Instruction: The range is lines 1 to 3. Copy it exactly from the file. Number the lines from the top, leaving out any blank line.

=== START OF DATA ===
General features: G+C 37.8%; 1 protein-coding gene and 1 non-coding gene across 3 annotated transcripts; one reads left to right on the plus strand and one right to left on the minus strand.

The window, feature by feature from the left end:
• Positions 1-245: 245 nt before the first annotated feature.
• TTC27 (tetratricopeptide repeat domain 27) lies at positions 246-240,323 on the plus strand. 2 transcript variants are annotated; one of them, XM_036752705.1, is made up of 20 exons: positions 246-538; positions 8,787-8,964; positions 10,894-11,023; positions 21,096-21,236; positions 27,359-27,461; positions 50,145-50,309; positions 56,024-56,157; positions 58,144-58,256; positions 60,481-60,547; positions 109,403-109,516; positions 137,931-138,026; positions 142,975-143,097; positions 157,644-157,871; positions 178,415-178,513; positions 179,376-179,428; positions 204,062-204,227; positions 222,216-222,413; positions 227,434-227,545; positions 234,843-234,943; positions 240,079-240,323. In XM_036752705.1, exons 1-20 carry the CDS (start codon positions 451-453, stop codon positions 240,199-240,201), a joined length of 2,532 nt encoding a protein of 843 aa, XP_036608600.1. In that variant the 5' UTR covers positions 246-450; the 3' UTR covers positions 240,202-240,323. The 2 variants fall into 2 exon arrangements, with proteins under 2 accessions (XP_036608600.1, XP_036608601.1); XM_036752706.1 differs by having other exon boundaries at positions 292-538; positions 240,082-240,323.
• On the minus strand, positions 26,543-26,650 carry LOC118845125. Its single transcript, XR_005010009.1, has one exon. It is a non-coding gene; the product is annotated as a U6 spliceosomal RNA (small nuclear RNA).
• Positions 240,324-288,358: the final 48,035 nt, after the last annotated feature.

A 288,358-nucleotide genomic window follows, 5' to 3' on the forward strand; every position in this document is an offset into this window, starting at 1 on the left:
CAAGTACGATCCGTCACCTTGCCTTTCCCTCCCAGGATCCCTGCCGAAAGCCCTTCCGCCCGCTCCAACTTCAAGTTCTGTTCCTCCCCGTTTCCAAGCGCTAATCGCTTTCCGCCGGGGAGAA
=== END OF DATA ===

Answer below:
General features: G+C 37.8%; 1 protein-coding gene and 1 non-coding gene across 3 annotated transcripts; one reads left to right on the plus strand and one right to left on the minus strand.

The window, feature by feature from the left end:
• Positions 1-245: 245 nt before the first annotated feature.